There are a couple of reasons we all buy bass lures. First because we want to catch fish and second, we have an addiction to buying them. I don’t know how many baits I’ve bought over the course of my life but I’m sure I don’t want to know that answer and I’m doubly sure that my insurance agent doesn’t either.
One thing that’s happened over my life is I’ve seen a lot of lure companies go by the wayside. Some of them just went out of business for whatever reason be it bad designs, not enough revenue to make the industry worth while or, as we’re going to talk about here, a bigger fish buys them out. [Read more…]
Okay, it’s been a while since we’ve done a Retro Boat ad piece here so I thought it would be good to pick up where we left off – 1973.
By 1973 bass boats and bass boat companies were coming out of every one-stop town in the U.S. In 1972, 11 manufacturers put ads in the top bass fishing magazines – 1973 would feature 15 boat manufacturers and I’m sure there were a number of other companies who hadn’t yet made the leap to advertise. [Read more…]
Here’s a great old ad from 1977 featuring Norman Lures. Front and center is a young Jimmy Houston (wearing a hat!) after winning his first Angler of the Year Award in 1976. One of the funny things about the ad is Jimmy’s boat. Note the first generation Norman Lures “wrap.” Looks as if Jimmy took his boat to a kindergarten finger painting class and let the little buggers go at it.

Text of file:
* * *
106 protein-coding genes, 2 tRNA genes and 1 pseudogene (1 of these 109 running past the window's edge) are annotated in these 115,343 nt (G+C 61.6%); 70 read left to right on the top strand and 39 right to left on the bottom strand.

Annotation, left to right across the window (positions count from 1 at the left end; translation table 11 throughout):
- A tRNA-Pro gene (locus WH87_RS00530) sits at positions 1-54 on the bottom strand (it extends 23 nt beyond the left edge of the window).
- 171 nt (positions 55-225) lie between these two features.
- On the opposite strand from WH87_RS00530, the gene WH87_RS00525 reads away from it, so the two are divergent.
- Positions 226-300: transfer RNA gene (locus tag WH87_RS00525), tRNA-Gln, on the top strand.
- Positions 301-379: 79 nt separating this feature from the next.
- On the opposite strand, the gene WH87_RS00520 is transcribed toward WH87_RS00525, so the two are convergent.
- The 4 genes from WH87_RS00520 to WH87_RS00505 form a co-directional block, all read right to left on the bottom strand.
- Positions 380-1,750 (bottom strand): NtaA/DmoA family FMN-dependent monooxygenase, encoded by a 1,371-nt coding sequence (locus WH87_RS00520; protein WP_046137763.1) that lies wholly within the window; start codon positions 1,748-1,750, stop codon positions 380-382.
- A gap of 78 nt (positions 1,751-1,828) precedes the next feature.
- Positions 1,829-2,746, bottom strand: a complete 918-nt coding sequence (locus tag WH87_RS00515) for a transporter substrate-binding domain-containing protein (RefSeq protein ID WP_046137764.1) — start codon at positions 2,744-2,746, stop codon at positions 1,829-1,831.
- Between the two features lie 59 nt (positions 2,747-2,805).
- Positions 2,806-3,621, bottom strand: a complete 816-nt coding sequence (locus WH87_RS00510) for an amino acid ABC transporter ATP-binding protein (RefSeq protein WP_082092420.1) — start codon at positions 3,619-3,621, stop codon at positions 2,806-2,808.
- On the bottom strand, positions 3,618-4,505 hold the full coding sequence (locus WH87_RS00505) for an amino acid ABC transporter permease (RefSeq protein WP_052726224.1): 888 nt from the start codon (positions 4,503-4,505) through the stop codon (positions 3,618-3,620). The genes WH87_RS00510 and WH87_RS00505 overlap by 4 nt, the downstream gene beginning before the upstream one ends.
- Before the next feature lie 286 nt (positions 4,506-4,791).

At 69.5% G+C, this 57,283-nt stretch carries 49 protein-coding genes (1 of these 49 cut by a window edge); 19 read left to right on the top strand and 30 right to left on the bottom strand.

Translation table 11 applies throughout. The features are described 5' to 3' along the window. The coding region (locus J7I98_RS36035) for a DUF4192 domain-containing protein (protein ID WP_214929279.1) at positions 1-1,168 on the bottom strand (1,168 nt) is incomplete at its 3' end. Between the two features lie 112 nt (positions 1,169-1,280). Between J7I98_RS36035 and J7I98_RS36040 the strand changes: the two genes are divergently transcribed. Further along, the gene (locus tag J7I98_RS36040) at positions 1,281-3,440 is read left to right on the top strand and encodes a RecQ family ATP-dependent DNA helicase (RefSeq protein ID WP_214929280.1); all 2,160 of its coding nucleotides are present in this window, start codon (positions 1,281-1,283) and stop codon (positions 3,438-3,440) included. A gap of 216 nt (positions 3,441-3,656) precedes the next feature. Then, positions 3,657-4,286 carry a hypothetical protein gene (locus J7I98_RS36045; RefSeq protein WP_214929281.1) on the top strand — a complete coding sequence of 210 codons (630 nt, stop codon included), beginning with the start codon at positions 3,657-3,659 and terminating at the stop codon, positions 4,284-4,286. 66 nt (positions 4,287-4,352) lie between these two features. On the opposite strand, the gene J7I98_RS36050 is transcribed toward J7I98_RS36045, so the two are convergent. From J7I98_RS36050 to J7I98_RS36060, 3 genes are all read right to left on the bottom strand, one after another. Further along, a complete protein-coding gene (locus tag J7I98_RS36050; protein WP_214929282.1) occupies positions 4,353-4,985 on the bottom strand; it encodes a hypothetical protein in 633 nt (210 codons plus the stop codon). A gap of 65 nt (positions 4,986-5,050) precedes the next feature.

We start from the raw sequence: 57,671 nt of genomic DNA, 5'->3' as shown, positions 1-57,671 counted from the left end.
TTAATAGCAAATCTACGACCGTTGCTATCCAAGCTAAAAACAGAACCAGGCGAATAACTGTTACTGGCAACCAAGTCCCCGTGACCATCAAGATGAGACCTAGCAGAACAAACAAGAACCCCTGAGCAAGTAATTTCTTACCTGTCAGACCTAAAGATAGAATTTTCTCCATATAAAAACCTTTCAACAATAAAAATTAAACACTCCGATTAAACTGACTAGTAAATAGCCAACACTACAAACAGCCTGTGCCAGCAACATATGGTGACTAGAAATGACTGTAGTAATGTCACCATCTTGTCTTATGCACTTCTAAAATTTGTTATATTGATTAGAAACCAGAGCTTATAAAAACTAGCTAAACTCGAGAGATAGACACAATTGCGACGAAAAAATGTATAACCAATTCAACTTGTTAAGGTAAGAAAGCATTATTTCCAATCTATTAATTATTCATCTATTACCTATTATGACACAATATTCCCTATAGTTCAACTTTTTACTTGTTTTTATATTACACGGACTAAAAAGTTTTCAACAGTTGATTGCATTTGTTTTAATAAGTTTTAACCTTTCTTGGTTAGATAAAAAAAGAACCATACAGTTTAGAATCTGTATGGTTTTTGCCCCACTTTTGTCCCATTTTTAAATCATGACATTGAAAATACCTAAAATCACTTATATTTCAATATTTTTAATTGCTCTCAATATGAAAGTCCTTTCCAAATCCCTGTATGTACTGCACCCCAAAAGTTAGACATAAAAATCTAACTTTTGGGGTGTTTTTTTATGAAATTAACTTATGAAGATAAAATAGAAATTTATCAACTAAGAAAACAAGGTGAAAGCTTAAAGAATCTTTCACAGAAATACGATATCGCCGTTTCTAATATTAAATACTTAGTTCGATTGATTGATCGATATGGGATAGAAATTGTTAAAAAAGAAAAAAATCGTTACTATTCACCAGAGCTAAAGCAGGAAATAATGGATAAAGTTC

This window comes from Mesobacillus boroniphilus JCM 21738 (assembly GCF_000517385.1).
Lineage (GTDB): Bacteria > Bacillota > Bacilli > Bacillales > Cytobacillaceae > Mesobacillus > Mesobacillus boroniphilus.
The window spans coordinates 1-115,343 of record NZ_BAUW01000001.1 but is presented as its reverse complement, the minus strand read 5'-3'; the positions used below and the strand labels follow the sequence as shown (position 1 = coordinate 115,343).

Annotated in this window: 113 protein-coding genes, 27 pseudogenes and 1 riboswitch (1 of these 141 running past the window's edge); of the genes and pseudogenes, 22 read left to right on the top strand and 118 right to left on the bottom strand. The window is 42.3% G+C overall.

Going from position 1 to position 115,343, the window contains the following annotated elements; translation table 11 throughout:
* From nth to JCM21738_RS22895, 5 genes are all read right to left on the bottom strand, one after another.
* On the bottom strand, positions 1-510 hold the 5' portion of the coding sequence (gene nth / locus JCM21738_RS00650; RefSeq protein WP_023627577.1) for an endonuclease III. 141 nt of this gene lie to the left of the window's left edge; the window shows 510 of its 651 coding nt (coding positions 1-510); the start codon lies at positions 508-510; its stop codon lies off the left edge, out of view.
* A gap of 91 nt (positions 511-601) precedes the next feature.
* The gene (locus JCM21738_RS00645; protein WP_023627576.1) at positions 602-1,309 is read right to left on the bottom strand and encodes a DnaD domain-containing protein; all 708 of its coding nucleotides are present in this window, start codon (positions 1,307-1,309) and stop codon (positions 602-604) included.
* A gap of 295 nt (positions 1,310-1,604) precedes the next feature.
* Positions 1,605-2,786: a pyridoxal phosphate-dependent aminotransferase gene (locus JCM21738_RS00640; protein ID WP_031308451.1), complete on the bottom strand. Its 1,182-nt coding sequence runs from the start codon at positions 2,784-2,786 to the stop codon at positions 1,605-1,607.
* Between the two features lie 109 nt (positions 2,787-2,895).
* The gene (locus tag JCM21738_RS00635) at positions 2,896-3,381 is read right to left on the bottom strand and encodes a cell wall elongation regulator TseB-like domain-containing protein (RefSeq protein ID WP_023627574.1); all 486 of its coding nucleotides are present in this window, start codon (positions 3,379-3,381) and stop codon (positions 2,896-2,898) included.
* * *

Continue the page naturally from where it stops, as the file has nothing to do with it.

The other anglers featured in the ad are Woo Daves (what a head of hair!), Gerry Kennedy and Roger Mhoon. Other than Daves, I’ve only heard of Mhoon as he used to fish the Bassmaster Trail. [Read more…]
There have been quite a few firsts that have come out of California with respect to bass techniques. No one can dispute that Flipping didn’t come from the Golden State and arguments can be made that a specific form of split-shotting and doodling were developed on the “left” coast. Although the drop-shot rig was brought over from Japan (via Connecticut some might say), it was the California anglers that made the technique famous when they began winning tour-level events with it. [Read more…]
Now we’re rolling. In the 1971 version of Old Boat Ads we featured eight boat companies and their bass boat ads. This was up from four companies displaying their wares from 1970 magazines. The manufacturers present in ’71 were Astroglass, Glastron, King Fisher (Master Molders), MonArk, Ouachita, Ranger, Rebel and Thunderbird.
In 1972, though, five more companies decided to participate in the Bass Boat Ad campaign, while a couple may have decided their money would be better spent in areas other than advertising. In any event, the ads from 1972 showed that the bass boat market was getting really competitive and boat companies were beginning to jockey for market share just by the number of ads placed and the fact they were showing multiple boat models in their ads.
Here are the ads I was able to come up with form the year 1972. I hope you enjoy this look back in time. [Read more…]